NH Legislature This Week—May 23, 2011

NH Legislature This Week—May 23, 2011

Brought to you by the Brookline Democrats

 

 

Quotes of the Week

 

“Per pending legislation you will be required to produce a photo ID in order to receive a ballot. Please have your photo ID ready before you approach the ballot clerk.” Sign posted outside the New Boston polling place during Tuesday’s special election.  Photo IDs are not currently required to vote.

 

“I thought, upon reading them again, the language was ambiguous in a way that could be misconstrued.” Lee Nyquist, Town Moderator of New Boston, referring to the above sign.

 

“New Hampshire has a lower unemployment rate and a stronger economy than most states with so-called right-to-work laws.  In states with a right-to-work law, workers on average have a lower standard of living, bringing home less in their paychecks and going without health insurance more frequently.” Governor John Lynch is a message to legislature regarding his veto of HB474 (Right to Work).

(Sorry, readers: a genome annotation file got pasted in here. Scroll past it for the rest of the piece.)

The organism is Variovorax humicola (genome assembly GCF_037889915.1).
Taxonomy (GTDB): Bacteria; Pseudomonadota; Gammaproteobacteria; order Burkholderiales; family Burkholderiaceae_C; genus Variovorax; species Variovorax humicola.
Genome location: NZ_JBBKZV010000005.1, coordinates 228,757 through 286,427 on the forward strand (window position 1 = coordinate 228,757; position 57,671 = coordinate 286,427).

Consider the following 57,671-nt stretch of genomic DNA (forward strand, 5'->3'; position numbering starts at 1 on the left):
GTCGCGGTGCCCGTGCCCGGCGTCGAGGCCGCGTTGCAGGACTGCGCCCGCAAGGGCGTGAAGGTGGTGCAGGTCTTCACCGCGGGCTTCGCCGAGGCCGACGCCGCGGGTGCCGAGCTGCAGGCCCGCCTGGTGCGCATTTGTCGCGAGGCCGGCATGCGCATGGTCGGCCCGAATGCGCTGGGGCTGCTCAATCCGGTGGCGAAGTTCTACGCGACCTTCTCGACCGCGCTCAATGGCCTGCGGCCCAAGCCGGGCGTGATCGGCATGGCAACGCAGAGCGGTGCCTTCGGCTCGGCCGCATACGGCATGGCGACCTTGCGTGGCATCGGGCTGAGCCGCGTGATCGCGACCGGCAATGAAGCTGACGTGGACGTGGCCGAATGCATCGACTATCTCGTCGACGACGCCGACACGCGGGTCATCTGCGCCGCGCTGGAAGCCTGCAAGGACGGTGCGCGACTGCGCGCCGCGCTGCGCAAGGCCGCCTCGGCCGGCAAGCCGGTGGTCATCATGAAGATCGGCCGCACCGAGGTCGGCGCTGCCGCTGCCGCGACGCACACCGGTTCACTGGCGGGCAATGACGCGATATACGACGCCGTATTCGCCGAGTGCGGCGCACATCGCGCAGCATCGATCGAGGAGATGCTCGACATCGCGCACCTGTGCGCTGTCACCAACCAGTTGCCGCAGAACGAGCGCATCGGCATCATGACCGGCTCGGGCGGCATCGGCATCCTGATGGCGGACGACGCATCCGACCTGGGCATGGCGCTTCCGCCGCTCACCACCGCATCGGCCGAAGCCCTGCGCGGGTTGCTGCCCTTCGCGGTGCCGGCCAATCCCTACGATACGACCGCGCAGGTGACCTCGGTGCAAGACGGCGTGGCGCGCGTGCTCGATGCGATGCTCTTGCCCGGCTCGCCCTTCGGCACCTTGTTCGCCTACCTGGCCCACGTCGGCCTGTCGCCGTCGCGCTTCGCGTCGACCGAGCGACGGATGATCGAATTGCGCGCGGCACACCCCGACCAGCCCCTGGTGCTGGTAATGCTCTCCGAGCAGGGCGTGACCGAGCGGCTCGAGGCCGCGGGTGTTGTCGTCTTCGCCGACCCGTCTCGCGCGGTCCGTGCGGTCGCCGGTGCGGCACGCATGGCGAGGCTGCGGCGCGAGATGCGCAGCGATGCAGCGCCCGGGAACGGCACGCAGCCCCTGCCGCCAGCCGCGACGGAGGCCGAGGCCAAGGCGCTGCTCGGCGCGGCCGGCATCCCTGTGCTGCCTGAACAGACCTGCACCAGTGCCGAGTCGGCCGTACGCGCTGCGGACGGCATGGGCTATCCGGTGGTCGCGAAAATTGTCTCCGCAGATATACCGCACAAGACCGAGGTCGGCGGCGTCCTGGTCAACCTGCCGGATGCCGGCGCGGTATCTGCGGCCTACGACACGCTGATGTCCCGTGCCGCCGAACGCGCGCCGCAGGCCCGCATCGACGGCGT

“We’ve had a lot of discussion about it. You’ve got to have the sense that something is going on out there. And right in Bill O’Brien’s back yard? That’s an issue.”  Senator Jim Luther (R-Hollis) on the victory of Democrat Jennifer Daler in a special election in Speaker O’Brien’s district and whether it indicates a backlash against the Republicans.

 

 

Reminder for Brookline, Hollis and Mason Democrats:

The Brookline, Hollis and Mason Democrats will be meeting at Brusch Hall in Brookline on Thursday at 6:00.  Speakers include Kaley Lentini of Organizing for America, former State Senator Bette Lasky, and Hillsborough County Democratic activist Mary Beth Ayvazian.